Don’t take contiki tours – get some guidebooks and go yourself. I might suggest getting a Eurail Pass before leaving for Europe, which will allow you so many days’ travel on trains that you don’t have to plan too much ahead for itinerary, then take into consideration what you are interested in. History abounds everywhere. If you like medieval history, Prague is a good place to spend some time, as well as take in some very good concerts and visit the Mozart house. If you have not finished seeing all of the palaces and museums in Vienna, it is a good place to spend time visiting the Schatzkammer, Hofburg, Roman ruins, Neidhardt Frecoes, Schonbrunn, Mozart house and Belvedere for starters. Frankfurt will bring you into the commercial West, where you might take Rhine cruises to view a multitude of breathtaking landscapes with castles on the hilltops, sample wine in the many vinyards and visit some really pretty German villages that time has forgotten. All of these places will allow you to practice your German, too, but remember there is less of it spoken in the Czech Republic and Vienna has a marked dialect. If you only have a couple of weeks, you should not try to see too much, but pick a few main attractions that appeal to you, stay in Youth Hostels where you can talk to other keen travellers and get info on what to see and where to go from them, if not with them, as well as from the friendly people who run the hostels. Mostly, remember wherever you go, to have fun and enjoy yourself!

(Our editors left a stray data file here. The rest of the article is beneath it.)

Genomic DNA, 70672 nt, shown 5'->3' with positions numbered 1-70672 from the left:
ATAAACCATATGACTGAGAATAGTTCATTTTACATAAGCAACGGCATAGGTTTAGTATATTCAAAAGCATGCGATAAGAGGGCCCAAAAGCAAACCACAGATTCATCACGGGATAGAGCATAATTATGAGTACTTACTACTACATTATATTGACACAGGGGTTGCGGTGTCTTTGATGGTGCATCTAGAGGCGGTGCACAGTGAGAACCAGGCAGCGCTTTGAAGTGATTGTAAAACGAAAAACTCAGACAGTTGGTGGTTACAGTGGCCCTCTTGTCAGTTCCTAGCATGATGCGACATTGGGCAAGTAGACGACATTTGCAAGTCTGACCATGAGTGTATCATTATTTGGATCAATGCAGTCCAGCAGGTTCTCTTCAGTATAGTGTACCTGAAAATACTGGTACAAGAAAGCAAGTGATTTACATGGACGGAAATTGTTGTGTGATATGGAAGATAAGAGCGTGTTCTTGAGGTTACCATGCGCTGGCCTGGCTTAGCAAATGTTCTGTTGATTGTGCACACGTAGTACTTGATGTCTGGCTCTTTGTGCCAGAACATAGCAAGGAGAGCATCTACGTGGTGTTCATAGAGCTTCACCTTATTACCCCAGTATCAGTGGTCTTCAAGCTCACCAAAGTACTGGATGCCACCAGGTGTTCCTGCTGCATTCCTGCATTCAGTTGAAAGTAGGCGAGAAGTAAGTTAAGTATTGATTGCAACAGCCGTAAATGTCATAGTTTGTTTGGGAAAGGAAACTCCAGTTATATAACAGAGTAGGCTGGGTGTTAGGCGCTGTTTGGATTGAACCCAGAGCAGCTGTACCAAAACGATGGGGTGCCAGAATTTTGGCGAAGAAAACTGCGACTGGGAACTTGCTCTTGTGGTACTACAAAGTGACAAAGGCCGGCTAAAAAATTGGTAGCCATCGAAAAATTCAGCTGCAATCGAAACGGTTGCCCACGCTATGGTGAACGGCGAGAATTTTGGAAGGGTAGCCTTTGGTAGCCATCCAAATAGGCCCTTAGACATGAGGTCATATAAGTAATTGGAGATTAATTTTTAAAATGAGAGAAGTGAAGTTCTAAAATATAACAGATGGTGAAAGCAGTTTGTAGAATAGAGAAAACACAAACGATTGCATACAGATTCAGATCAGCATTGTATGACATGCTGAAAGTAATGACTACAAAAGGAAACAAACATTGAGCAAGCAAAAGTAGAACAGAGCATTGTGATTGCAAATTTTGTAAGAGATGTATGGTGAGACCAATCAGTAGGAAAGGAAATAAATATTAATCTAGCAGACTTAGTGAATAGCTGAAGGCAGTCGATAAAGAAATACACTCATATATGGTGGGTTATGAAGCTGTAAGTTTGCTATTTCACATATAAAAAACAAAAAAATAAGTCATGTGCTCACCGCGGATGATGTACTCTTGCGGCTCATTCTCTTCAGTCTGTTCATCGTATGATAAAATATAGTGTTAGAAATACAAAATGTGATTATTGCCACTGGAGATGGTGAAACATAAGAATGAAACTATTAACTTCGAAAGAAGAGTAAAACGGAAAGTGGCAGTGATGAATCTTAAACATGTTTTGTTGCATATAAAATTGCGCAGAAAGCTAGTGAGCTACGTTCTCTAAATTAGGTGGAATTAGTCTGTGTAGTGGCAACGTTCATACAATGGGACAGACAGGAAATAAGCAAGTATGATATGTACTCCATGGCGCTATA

lifeflame's avatar